The Swiss National Bank gave us volatility on a historic scale last week as it rocked markets by abandoning the nearly three-year-old policy of supporting the value of the Swiss franc relative to the euro at 1.20. The Swiss franc consequently appreciated sharply across the board, distorting flows and liquidity market-wide.
While this took the market entirely by surprise, the likelihood is that the SNB's hand would have been forced in the coming months by European Central Bank quantitative easing. The Swiss National Bank would likely not have enough ammunition to maintain euro/Swiss franc at a level of its choosing in the face of the kind of euro weakness that would inevitably result from eurozone QE.
Continued volatility anticipated
Things are unlikely to settle down too much this week either. The ECB’s meeting is the highlight this week, as the market currently expects the unveiling of a quantitative easing package in a bid to stem deflationary pressures in the eurozone.
Estimates of the amount vary, but somewhere in the region of €600 billion is expected. Regardless, all roads seem to lead south for the euro in the bigger picture. If the market considers the impending stimulus package to be too small to reverse what is now a deflationary spiral, the euro must deteriorate from here.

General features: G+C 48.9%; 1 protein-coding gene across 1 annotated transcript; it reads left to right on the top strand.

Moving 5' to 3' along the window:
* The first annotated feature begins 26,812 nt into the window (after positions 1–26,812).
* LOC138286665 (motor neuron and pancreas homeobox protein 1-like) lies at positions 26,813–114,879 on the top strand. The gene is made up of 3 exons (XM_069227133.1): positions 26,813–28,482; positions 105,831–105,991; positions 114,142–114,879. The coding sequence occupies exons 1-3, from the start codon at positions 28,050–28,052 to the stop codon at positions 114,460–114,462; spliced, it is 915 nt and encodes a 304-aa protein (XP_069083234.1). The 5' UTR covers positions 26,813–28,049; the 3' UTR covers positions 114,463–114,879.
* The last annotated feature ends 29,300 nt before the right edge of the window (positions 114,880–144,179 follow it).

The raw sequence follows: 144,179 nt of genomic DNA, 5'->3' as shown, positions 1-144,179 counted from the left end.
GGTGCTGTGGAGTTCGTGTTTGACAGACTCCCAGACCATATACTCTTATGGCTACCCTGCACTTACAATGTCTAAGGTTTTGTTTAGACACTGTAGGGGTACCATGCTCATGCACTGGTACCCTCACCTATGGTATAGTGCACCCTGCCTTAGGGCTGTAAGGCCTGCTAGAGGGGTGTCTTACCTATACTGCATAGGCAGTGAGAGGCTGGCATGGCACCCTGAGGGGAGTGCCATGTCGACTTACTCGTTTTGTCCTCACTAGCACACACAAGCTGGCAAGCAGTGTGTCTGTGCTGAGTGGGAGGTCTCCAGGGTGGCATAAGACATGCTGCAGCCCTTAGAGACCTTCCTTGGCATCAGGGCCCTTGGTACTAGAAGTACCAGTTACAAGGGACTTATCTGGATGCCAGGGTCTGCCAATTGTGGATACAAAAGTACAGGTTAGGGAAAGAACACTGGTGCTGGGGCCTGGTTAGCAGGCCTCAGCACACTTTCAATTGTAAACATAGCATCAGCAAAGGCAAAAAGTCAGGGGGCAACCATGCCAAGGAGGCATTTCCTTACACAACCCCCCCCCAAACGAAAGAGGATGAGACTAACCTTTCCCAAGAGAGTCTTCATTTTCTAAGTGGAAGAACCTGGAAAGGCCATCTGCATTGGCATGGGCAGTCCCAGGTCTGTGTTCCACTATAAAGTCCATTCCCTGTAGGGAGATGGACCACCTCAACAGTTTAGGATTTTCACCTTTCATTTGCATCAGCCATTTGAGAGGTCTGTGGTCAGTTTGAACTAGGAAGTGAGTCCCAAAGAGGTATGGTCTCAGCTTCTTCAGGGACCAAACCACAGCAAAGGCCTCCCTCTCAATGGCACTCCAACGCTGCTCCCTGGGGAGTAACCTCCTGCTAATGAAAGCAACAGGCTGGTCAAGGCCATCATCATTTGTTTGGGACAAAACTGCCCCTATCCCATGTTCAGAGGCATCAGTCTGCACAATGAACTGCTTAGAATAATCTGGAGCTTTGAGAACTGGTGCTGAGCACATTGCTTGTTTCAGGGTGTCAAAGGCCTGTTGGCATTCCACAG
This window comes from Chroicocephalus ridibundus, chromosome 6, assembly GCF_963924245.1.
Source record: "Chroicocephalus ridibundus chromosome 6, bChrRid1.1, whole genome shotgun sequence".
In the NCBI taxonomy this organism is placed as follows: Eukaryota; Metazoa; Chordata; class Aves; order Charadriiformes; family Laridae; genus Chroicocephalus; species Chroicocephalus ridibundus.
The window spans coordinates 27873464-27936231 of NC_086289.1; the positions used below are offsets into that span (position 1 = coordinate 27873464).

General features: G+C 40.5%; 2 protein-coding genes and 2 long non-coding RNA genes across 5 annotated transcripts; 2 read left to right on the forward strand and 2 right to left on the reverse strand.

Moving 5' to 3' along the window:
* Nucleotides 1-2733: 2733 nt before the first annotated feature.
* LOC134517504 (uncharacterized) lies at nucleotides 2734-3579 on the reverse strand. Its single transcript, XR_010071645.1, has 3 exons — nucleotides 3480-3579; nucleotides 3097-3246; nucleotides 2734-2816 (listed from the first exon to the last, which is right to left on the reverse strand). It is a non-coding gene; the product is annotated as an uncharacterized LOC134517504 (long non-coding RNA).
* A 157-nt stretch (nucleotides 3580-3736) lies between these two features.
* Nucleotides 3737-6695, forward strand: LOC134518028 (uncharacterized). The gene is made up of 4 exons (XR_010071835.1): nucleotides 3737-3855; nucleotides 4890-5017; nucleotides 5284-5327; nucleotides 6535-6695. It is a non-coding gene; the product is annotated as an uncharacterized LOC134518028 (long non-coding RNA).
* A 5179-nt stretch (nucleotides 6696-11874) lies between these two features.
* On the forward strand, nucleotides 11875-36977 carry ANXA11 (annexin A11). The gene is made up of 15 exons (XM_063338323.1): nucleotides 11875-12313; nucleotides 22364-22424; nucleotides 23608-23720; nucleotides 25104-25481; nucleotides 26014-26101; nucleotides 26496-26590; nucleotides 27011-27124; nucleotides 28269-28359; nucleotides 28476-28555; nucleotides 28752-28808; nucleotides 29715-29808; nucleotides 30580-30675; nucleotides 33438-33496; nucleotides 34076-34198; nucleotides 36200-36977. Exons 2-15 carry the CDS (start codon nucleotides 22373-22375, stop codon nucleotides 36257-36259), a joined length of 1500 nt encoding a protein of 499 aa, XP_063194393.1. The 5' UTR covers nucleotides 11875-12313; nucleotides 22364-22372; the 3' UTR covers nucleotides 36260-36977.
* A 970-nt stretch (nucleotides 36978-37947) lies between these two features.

Similarly, the ECB cannot expand its balance sheet by an astronomical amount without causing weakness in the euro. In spite of this, our view is that the market may well put in a short-term knee jerk correction in the wake of the announcement to squeeze out some of the existing euro sellers.
Can the Aussie dollar rally hold?
The general outlook for the Australian dollar this week is consolidation with limited upside. The Australian dollar price action is now looking congested, with interim support at May 2010 lows at 0.8067. We're looking towards a fading rally on approaches towards 0.8250, but buyers are thin still up above the 82 US cents mark.
A busy week in China will be the main driving force for the Aussie with a host of releases expected, all of which will be seen in the context of commodity demand. December fixed-asset investment, retail sales, industrial production and Q4 GDP all come out on Tuesday. The consensus growth target for GDP is 7.2 per cent, and anything short of this will heighten speculation of further monetary easing.
While oil has come off 50 per cent in the last 6 months, much has been made of increased supply from the US shale boom. The demand side of the equation however largely centres on China. As global GDP forecasts continue to wane, the current state of the Chinese economy becomes all the more important for both commodities, the broader outlook for global growth, and consequently the Australian dollar.
Michael Judge is Corporate Foreign Exchange Dealer at OzForex, a global supplier of online international payment services and a key provider of Forex news. OzForex Group Limited is a publicly listed entity with shares traded on the Australian Securities Exchange under the code "OFX".